New Girl Scout Cookie Is Nutrient-Infused
Girl Scout cookie lovers accustomed to seeing items like peanut butter, chocolate, coconut and more chocolate on the ingredient list may do a double take when they see the newest cookie on the order form.
Alongside Tagalongs, Thin Mints and Samoas in this year's Girl Scout cookie repertoire are Mango Crèmes, a crispy cookie featuring mango, coconut, vanilla and Nutrifusion™? Yes, Girl Scout cookies have been vitamin-punched.
The Mango Crèmes are the first cookie in the Girl Scouts' long history to be partnered with NutriFusion™, the makers of a product that "supercharges" foods' nutritional value by adding preserved all-natural nutrients, according to the company's website.
ABC Bakers, the "official Girl Scout Cookie Bakers," says in a description of the new cookie on its website that the cookies, "feature a mango-flavored creme filling with all the nutrient benefits of eating cranberries, pomegranates, oranges, grapes, and strawberries!"
The marketing of the product has led to some controversy online where a writer for Gawker said young Girl Scouts should be told they are "selling a lie," and one blogger for LAist.com mocked the cookie's tag line by saying, "So go ahead and eat that cooki e: it's like you're having a fruit salad."
NutriFusion™ denies any claims that eating Mango Crèmes would be an appropriate substitute for getting one's daily servings of fruits and vegetables.
"Girl Scout cookies come under criticism because it's basically sugar and flour," NutriFusion™ president William Grand told ABCNews.com. "By adding our ingredient they have the ability to add the nutrition of fruits and vegetables into the cookie and that's important."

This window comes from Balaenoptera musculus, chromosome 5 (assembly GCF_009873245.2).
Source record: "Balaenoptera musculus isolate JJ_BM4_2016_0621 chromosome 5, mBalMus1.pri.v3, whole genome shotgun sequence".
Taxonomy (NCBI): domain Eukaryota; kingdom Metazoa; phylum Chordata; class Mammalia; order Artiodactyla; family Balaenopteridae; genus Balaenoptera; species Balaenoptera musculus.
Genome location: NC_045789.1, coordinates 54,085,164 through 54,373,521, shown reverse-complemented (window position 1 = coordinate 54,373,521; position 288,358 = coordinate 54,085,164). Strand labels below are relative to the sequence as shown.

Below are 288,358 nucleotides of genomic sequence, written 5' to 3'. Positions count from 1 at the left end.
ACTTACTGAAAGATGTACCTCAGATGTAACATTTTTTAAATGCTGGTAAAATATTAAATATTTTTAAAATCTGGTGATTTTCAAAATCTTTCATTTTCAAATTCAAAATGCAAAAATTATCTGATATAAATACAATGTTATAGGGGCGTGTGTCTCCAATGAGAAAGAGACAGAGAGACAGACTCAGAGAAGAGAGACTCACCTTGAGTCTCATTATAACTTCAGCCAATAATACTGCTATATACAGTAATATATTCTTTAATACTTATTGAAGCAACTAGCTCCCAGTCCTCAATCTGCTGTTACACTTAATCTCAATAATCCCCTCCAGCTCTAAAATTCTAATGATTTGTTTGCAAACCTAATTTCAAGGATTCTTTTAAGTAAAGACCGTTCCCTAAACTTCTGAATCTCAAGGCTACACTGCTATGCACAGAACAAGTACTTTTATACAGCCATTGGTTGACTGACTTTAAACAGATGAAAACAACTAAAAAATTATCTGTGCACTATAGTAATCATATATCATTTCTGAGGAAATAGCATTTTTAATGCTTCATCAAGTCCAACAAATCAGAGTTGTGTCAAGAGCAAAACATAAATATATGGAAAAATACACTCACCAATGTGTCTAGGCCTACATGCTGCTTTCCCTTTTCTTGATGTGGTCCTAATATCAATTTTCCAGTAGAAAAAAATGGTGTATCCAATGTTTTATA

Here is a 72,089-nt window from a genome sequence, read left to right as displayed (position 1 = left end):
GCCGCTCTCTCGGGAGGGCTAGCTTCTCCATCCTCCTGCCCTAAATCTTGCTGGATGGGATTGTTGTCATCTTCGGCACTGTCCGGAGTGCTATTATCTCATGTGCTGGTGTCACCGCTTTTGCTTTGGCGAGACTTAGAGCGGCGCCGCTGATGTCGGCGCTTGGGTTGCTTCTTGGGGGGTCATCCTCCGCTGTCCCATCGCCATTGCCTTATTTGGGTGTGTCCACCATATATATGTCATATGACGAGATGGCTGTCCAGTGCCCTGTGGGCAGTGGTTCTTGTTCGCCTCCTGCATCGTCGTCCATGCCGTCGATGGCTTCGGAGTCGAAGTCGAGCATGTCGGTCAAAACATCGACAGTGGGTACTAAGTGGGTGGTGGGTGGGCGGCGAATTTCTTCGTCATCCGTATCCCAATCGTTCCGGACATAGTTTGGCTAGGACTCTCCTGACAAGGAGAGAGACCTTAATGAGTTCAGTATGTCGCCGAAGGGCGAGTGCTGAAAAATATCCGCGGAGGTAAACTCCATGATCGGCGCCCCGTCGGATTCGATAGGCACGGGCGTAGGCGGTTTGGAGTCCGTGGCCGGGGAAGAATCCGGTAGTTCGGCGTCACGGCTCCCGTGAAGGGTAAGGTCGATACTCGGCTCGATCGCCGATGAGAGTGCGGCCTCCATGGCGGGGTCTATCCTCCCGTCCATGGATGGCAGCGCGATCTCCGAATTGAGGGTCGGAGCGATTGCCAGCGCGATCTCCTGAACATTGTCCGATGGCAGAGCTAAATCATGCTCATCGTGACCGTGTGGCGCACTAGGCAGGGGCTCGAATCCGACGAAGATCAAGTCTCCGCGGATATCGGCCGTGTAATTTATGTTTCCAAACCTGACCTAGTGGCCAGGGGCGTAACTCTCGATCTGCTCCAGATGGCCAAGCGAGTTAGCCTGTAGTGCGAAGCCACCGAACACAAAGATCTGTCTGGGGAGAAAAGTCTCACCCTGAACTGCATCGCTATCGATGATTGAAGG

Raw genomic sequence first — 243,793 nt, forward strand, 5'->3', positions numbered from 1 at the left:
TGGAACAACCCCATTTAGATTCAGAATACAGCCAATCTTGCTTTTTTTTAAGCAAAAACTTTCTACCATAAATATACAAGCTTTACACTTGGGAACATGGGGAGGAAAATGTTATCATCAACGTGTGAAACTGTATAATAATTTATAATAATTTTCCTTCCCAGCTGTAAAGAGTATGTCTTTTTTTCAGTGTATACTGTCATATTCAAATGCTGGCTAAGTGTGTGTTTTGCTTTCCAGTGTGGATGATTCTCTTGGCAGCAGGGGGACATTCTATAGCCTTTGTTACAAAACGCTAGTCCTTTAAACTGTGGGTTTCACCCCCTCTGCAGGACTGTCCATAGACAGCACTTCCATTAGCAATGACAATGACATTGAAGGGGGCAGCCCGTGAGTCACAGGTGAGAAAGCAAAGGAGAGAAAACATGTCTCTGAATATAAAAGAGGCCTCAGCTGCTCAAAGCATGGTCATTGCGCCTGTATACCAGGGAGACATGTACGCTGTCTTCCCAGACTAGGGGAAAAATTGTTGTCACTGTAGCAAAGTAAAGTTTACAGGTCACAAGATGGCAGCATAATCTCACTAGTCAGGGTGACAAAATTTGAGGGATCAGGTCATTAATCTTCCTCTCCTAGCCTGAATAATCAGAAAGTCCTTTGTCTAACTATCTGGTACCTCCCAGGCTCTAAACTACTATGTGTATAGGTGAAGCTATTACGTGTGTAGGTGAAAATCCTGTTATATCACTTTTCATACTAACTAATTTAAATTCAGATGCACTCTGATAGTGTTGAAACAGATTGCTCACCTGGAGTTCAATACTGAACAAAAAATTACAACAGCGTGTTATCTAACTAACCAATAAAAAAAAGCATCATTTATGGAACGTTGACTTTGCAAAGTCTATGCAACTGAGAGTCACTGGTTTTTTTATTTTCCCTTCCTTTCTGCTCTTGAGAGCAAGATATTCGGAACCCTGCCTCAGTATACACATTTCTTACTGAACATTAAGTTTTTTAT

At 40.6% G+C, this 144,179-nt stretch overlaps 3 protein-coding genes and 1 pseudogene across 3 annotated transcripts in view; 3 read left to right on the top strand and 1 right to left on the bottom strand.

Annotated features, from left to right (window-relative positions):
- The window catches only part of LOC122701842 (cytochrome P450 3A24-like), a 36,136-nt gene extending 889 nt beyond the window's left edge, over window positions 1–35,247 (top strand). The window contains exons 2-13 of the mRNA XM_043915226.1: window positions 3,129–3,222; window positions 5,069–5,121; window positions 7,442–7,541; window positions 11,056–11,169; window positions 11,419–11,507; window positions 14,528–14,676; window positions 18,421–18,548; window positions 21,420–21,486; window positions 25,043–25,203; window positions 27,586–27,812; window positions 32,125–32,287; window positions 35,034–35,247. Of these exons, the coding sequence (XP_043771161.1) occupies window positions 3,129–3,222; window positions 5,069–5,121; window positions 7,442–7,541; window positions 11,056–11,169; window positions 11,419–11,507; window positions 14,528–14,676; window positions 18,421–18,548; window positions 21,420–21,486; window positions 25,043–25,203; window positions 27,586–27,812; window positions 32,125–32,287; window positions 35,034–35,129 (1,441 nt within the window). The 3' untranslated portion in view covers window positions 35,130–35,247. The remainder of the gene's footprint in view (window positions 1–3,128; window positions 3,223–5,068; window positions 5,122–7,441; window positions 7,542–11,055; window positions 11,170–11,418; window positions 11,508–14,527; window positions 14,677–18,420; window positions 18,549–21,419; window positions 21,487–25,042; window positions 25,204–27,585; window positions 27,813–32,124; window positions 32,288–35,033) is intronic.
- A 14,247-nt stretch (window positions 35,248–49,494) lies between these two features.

"People aren't going to stop eating cookies, but because of the processing done by the food industry we can actually put some of the nutrition back in and provide a healthier alternative to the consumer," Grand said of the product, formulated by removing the moisture from freeze-dried, macerated fruits and vegetables and then grinding them into a powder.
Though the NutriFusion™ in the Mango Cremes will give you, according to ABC Bakers, 15 percent of your Recommended Daily Intake (RDI) of Vitamin B1 and 5 percent RDI of Vitamins A, C, D, E, and B6 per three-cookie serving, a cookie is still a cookie.
That same three-cookie serving of Mango Crèmes also contains 180 calories and four grams of saturated fat, more calories than four Thin Mints and the same amount of saturated fat as Tagalongs.
"Our product does not replace people eating fruits and vegetables but it provides an alternative, especially for people who are continuing to indulge in their favorite snack foods," said Grand. "That's a plus."
ABC Bakers said in a statement the decision to add the more nutrition-friendly ingredient was "initiated by consumers wanting to eat great-tasting cookies that also have health benefits." NutriFusion describes its product as one that can, "significantly increase the nutritional profile, and therefore the marketability, of food, beverage and snack products."
The cookies, like all other Girl Scout cookies, are produced for a limited time once a year and are on sale now.
A representative for Girl Scouts did not immediately reply to a request for comment.